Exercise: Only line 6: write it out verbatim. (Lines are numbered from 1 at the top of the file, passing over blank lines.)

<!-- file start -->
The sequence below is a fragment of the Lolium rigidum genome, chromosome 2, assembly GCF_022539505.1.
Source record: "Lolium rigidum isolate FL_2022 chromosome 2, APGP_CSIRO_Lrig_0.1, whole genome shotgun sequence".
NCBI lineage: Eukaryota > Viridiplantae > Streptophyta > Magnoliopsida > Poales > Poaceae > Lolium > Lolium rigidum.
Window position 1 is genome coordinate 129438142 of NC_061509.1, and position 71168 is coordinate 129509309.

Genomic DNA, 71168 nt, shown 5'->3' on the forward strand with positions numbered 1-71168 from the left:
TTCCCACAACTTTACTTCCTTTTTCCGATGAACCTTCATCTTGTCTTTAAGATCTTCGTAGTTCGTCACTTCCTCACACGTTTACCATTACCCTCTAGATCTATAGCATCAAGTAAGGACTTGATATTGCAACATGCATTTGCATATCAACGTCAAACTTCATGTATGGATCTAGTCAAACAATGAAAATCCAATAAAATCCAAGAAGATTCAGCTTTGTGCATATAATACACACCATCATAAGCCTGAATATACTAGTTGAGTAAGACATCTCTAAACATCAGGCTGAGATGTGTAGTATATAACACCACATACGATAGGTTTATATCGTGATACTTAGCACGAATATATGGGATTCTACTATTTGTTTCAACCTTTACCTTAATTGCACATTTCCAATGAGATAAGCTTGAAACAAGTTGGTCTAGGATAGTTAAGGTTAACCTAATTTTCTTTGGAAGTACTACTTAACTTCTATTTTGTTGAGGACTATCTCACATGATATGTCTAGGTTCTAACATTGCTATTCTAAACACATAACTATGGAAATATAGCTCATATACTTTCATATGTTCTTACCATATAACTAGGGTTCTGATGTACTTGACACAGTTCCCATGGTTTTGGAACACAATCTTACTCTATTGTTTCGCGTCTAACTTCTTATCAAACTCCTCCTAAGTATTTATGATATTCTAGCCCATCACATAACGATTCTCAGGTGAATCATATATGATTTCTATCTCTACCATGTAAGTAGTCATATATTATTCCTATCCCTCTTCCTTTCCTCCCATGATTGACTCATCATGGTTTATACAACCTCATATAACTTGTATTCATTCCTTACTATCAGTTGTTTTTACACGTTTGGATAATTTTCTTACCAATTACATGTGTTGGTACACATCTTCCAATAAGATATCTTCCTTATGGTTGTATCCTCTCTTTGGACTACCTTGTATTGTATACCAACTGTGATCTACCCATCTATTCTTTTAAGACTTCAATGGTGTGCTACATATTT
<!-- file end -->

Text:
TTCCCACAACTTTACTTCCTTTTTCCGATGAACCTTCATCTTGTCTTTAAGATCTTCGTAGTTCGTCACTTCCTCACACGTTTACCATTACCCTCTAGATCTATAGCATCAAGTAAGGACTTGATATTGCAACATGCATTTGCATATCAACGTCAAACTTCATGTATGGATCTAGTCAAACAATGAAAATCCAATAAAATCCAAGAAGATTCAGCTTTGTGCATATAATACACACCATCATAAGCCTGAATATACTAGTTGAGTAAGACATCTCTAAACATCAGGCTGAGATGTGTAGTATATAACACCACATACGATAGGTTTATATCGTGATACTTAGCACGAATATATGGGATTCTACTATTTGTTTCAACCTTTACCTTAATTGCACATTTCCAATGAGATAAGCTTGAAACAAGTTGGTCTAGGATAGTTAAGGTTAACCTAATTTTCTTTGGAAGTACTACTTAACTTCTATTTTGTTGAGGACTATCTCACATGATATGTCTAGGTTCTAACATTGCTATTCTAAACACATAACTATGGAAATATAGCTCATATACTTTCATATGTTCTTACCATATAACTAGGGTTCTGATGTACTTGACACAGTTCCCATGGTTTTGGAACACAATCTTACTCTATTGTTTCGCGTCTAACTTCTTATCAAACTCCTCCTAAGTATTTATGATATTCTAGCCCATCACATAACGATTCTCAGGTGAATCATATATGATTTCTATCTCTACCATGTAAGTAGTCATATATTATTCCTATCCCTCTTCCTTTCCTCCCATGATTGACTCATCATGGTTTATACAACCTCATATAACTTGTATTCATTCCTTACTATCAGTTGTTTTTACACGTTTGGATAATTTTCTTACCAATTACATGTGTTGGTACACATCTTCCAATAAGATATCTTCCTTATGGTTGTATCCTCTCTTTGGACTACCTTGTATTGTATACCAACTGTGATCTACCCATCTATTCTTTTAAGACTTCAATGGTGTGCTACATATTT